I just paid $20 and change for a Masters of Cinema Bluray of Andre de Toth‘s Day of the Outlaw (’59), a black-and-white “snow western” in 2.35:1. I succumbed against my better judgment because I’m queer for ’50s and ’60s films shot in this all but vanished format. (A cruddy-looking version is watchable on YouTube.) I will watch and consider buying almost any film shot in monochrome Scope.
Day of the Outlaw costars Robert Ryan, Burl Ives and the then-24-year-old Tina Louise. It was shot by Russell Harlan and written by Philip Yordan, who also produced. Yordan told a Ryan biographer that the Outlaw script was “one of the best I’ve ever written” but that the $400K budget “wasn’t big enough.”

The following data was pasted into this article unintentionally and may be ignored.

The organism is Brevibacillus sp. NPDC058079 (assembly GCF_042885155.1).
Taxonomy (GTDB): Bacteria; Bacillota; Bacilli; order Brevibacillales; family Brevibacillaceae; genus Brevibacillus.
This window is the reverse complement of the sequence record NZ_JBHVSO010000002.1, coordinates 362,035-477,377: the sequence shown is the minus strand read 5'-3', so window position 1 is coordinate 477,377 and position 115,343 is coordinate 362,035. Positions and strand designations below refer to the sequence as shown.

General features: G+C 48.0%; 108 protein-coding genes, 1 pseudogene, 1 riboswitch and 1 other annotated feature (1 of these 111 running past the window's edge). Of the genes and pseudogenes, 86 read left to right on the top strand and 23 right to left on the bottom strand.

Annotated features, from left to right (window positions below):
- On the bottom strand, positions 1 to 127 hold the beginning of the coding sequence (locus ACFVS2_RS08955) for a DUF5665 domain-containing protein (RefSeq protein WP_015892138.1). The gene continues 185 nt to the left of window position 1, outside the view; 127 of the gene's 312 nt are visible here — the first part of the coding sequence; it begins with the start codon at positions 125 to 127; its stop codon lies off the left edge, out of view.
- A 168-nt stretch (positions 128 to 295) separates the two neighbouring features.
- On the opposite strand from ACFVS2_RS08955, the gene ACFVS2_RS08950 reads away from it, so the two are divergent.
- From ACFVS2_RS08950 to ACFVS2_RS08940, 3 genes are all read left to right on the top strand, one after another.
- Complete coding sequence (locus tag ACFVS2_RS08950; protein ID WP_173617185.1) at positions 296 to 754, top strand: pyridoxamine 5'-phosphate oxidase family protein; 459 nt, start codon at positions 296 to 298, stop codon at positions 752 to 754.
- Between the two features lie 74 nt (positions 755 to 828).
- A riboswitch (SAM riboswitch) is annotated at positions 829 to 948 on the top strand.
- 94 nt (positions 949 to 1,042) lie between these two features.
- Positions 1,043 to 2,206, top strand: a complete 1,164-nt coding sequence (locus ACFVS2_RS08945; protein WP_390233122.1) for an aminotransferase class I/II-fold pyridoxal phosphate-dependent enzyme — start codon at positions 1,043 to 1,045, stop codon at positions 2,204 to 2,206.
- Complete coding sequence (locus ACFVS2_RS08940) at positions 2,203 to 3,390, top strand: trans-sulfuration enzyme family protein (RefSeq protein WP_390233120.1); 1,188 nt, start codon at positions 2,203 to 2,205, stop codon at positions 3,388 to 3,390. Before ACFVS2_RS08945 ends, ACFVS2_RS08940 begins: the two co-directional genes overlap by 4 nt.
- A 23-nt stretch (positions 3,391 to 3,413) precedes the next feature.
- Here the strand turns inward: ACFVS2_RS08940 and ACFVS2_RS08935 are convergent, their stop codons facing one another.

The fact that Quentin Tarantino has spoken highly of Day of the Outlaw is an anecdote at best — he was either plugging his own snow western, The Hateful Eight, or acknowledging that the De Toth was an influence. Martin Scorsese allegedly saying that De Toth’s low-budgeter exists in the same respected B-movie realm as Sam Fuller‘s 40 Guns and Budd Boetticher‘s Seven Men From Now is also a concern. Never trust impassioned film buffs when it comes to B westerns. They’re too kind, too generous.